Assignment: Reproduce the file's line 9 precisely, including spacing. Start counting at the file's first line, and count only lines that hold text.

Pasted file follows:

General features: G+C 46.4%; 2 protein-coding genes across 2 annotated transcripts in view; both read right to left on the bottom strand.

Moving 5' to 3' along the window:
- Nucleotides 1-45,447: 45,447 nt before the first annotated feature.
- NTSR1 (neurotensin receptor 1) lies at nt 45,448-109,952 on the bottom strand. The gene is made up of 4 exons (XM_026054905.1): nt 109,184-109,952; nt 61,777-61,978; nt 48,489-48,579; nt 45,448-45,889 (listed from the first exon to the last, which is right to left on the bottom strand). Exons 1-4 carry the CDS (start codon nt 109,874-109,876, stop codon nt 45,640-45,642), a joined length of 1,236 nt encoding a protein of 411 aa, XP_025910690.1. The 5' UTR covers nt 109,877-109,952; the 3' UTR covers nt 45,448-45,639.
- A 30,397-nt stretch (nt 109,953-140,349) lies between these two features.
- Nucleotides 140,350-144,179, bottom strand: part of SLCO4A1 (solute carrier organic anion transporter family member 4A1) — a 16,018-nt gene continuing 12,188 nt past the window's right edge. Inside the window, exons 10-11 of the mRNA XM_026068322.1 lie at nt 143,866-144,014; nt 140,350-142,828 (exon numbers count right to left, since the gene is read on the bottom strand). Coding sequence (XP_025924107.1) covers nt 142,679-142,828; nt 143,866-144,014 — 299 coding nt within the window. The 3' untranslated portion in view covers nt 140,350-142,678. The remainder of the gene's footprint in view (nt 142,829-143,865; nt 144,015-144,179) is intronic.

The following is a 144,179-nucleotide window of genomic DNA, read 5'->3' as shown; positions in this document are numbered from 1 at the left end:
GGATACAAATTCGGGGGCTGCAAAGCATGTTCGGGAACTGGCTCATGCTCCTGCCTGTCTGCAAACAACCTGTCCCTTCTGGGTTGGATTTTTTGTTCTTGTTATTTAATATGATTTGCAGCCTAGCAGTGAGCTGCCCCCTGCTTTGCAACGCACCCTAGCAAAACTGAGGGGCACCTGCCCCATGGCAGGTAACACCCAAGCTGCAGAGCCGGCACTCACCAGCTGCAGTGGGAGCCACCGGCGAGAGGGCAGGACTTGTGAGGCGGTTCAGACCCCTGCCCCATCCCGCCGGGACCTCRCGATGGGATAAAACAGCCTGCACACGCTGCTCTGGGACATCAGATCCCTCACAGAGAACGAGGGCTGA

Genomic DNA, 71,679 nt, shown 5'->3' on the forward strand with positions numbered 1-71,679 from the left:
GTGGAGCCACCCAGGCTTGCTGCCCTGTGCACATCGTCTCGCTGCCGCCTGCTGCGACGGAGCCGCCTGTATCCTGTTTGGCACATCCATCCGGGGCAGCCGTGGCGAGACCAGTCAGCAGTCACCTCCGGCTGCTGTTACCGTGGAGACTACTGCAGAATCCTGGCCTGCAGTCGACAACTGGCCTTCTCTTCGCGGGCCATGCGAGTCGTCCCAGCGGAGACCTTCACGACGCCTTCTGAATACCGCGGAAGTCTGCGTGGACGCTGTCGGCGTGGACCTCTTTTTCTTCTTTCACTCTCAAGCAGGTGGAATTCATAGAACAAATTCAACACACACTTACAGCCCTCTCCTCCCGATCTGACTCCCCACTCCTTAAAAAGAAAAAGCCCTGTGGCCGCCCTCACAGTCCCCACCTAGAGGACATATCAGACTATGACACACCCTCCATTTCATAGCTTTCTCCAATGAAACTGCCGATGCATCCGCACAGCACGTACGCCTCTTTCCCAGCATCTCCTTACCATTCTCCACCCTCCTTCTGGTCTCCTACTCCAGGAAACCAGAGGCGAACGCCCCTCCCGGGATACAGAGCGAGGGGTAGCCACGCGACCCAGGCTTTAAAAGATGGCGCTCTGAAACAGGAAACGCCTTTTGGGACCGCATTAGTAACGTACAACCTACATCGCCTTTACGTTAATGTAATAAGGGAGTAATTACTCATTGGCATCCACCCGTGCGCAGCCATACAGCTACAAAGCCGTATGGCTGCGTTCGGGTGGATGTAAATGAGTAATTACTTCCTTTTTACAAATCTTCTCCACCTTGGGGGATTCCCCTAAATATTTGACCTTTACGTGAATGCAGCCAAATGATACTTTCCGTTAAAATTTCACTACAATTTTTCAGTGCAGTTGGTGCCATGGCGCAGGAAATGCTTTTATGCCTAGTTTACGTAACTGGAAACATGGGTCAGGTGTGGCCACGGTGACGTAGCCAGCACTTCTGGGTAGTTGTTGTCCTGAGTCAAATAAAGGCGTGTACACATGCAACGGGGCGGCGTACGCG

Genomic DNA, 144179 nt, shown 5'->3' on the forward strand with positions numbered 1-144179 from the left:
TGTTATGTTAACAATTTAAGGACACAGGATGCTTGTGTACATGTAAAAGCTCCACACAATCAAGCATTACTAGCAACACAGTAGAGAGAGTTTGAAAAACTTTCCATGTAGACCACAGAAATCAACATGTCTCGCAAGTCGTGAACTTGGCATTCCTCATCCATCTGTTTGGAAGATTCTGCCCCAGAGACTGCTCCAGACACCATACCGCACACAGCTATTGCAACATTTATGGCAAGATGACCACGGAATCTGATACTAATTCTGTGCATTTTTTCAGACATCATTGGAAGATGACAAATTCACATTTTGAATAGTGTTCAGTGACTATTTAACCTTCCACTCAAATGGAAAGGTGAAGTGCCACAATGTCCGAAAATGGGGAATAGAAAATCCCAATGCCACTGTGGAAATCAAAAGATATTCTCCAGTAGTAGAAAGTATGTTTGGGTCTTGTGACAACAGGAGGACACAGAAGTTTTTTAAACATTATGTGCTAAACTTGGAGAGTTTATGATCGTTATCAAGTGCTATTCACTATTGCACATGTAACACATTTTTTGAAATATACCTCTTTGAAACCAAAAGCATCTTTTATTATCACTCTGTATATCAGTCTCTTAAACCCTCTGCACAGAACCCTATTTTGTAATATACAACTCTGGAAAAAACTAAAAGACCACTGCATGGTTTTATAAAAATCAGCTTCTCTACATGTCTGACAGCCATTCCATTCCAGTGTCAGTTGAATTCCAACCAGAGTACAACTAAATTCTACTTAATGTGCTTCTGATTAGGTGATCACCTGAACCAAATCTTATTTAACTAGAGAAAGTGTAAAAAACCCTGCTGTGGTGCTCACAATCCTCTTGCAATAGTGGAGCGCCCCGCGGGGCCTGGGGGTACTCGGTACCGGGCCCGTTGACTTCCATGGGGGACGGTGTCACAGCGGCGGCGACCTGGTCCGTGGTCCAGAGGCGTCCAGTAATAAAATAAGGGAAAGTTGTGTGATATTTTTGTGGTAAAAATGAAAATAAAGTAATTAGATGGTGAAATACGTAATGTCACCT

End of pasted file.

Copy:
Genomic DNA, 71,679 nt, shown 5'->3' on the forward strand with positions numbered 1-71,679 from the left: